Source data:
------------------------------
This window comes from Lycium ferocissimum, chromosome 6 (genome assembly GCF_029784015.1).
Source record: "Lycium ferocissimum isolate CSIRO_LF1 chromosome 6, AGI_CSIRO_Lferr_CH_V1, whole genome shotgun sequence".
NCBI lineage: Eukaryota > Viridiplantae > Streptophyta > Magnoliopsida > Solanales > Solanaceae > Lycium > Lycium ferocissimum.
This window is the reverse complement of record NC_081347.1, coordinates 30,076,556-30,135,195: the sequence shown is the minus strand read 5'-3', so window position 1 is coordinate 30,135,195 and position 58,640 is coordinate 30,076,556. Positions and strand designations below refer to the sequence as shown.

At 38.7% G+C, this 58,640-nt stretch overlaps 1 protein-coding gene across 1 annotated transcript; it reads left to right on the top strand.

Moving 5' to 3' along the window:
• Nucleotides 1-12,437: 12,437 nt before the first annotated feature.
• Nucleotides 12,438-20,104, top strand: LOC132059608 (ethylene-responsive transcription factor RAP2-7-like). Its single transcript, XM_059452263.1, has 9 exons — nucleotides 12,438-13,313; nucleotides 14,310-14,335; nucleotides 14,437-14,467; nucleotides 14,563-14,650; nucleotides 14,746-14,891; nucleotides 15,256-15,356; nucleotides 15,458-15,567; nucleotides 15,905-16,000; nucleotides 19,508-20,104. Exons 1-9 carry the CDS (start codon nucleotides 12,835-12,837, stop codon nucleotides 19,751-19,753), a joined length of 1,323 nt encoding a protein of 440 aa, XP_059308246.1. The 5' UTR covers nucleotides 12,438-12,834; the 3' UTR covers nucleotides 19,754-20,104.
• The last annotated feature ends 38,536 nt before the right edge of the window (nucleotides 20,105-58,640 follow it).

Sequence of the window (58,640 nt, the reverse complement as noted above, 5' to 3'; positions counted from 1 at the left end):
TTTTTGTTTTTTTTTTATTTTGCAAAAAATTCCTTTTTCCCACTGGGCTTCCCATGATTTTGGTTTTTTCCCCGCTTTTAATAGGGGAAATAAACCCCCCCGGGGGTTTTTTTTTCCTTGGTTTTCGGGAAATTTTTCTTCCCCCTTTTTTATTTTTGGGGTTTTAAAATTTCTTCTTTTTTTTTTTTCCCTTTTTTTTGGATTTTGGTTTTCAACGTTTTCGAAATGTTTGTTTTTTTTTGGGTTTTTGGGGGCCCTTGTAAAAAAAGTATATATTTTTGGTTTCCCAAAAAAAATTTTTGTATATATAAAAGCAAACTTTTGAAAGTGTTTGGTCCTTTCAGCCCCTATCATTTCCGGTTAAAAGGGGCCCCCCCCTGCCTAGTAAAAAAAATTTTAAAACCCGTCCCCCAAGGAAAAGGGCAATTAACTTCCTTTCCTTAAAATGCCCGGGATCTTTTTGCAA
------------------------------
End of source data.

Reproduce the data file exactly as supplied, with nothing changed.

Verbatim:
This window comes from Lycium ferocissimum, chromosome 6 (genome assembly GCF_029784015.1).
Source record: "Lycium ferocissimum isolate CSIRO_LF1 chromosome 6, AGI_CSIRO_Lferr_CH_V1, whole genome shotgun sequence".
NCBI lineage: Eukaryota > Viridiplantae > Streptophyta > Magnoliopsida > Solanales > Solanaceae > Lycium > Lycium ferocissimum.
This window is the reverse complement of record NC_081347.1, coordinates 30,076,556-30,135,195: the sequence shown is the minus strand read 5'-3', so window position 1 is coordinate 30,135,195 and position 58,640 is coordinate 30,076,556. Positions and strand designations below refer to the sequence as shown.

At 38.7% G+C, this 58,640-nt stretch overlaps 1 protein-coding gene across 1 annotated transcript; it reads left to right on the top strand.

Moving 5' to 3' along the window:
• Nucleotides 1-12,437: 12,437 nt before the first annotated feature.
• Nucleotides 12,438-20,104, top strand: LOC132059608 (ethylene-responsive transcription factor RAP2-7-like). Its single transcript, XM_059452263.1, has 9 exons — nucleotides 12,438-13,313; nucleotides 14,310-14,335; nucleotides 14,437-14,467; nucleotides 14,563-14,650; nucleotides 14,746-14,891; nucleotides 15,256-15,356; nucleotides 15,458-15,567; nucleotides 15,905-16,000; nucleotides 19,508-20,104. Exons 1-9 carry the CDS (start codon nucleotides 12,835-12,837, stop codon nucleotides 19,751-19,753), a joined length of 1,323 nt encoding a protein of 440 aa, XP_059308246.1. The 5' UTR covers nucleotides 12,438-12,834; the 3' UTR covers nucleotides 19,754-20,104.
• The last annotated feature ends 38,536 nt before the right edge of the window (nucleotides 20,105-58,640 follow it).

Sequence of the window (58,640 nt, the reverse complement as noted above, 5' to 3'; positions counted from 1 at the left end):
TTTTTGTTTTTTTTTTATTTTGCAAAAAATTCCTTTTTCCCACTGGGCTTCCCATGATTTTGGTTTTTTCCCCGCTTTTAATAGGGGAAATAAACCCCCCCGGGGGTTTTTTTTTCCTTGGTTTTCGGGAAATTTTTCTTCCCCCTTTTTTATTTTTGGGGTTTTAAAATTTCTTCTTTTTTTTTTTTCCCTTTTTTTTGGATTTTGGTTTTCAACGTTTTCGAAATGTTTGTTTTTTTTTGGGTTTTTGGGGGCCCTTGTAAAAAAAGTATATATTTTTGGTTTCCCAAAAAAAATTTTTGTATATATAAAAGCAAACTTTTGAAAGTGTTTGGTCCTTTCAGCCCCTATCATTTCCGGTTAAAAGGGGCCCCCCCCTGCCTAGTAAAAAAAATTTTAAAACCCGTCCCCCAAGGAAAAGGGCAATTAACTTCCTTTCCTTAAAATGCCCGGGATCTTTTTGCAA